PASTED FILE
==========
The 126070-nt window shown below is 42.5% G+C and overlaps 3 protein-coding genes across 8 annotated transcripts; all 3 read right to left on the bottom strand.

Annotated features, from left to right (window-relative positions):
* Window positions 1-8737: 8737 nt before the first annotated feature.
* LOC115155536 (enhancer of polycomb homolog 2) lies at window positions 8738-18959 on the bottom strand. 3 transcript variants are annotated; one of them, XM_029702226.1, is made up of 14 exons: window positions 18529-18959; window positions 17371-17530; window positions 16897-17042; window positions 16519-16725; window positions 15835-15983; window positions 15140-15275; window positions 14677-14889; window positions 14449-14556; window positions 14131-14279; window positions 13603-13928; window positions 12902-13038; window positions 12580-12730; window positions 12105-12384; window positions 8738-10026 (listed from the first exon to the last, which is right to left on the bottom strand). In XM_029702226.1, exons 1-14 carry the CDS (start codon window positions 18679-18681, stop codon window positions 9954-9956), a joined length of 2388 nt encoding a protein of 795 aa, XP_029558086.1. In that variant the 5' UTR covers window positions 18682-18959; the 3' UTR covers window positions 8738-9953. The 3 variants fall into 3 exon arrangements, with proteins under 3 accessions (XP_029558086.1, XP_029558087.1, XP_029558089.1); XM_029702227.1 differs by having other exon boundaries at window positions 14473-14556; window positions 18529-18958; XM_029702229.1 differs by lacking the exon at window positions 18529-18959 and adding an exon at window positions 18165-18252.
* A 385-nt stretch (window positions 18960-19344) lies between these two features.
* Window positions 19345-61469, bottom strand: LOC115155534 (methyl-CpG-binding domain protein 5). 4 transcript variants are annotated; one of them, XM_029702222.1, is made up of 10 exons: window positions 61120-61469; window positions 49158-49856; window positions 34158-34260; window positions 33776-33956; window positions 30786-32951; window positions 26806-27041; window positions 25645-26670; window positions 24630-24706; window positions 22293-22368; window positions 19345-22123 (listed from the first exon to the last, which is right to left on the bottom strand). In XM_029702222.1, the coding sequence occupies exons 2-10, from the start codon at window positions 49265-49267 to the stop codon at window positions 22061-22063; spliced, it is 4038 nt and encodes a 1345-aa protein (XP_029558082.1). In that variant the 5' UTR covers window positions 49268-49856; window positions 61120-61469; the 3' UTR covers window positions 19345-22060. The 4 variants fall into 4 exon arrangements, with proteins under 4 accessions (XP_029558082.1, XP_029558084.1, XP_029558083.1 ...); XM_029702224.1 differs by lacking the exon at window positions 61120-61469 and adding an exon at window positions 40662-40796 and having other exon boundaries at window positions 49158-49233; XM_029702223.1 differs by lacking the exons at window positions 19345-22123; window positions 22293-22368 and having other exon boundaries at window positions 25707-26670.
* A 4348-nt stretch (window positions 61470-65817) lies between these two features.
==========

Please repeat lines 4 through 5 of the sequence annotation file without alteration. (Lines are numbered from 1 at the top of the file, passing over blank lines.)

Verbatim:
* LOC115155536 (enhancer of polycomb homolog 2) lies at window positions 8738-18959 on the bottom strand. 3 transcript variants are annotated; one of them, XM_029702226.1, is made up of 14 exons: window positions 18529-18959; window positions 17371-17530; window positions 16897-17042; window positions 16519-16725; window positions 15835-15983; window positions 15140-15275; window positions 14677-14889; window positions 14449-14556; window positions 14131-14279; window positions 13603-13928; window positions 12902-13038; window positions 12580-12730; window positions 12105-12384; window positions 8738-10026 (listed from the first exon to the last, which is right to left on the bottom strand). In XM_029702226.1, exons 1-14 carry the CDS (start codon window positions 18679-18681, stop codon window positions 9954-9956), a joined length of 2388 nt encoding a protein of 795 aa, XP_029558086.1. In that variant the 5' UTR covers window positions 18682-18959; the 3' UTR covers window positions 8738-9953. The 3 variants fall into 3 exon arrangements, with proteins under 3 accessions (XP_029558086.1, XP_029558087.1, XP_029558089.1); XM_029702227.1 differs by having other exon boundaries at window positions 14473-14556; window positions 18529-18958; XM_029702229.1 differs by lacking the exon at window positions 18529-18959 and adding an exon at window positions 18165-18252.
* A 385-nt stretch (window positions 18960-19344) lies between these two features.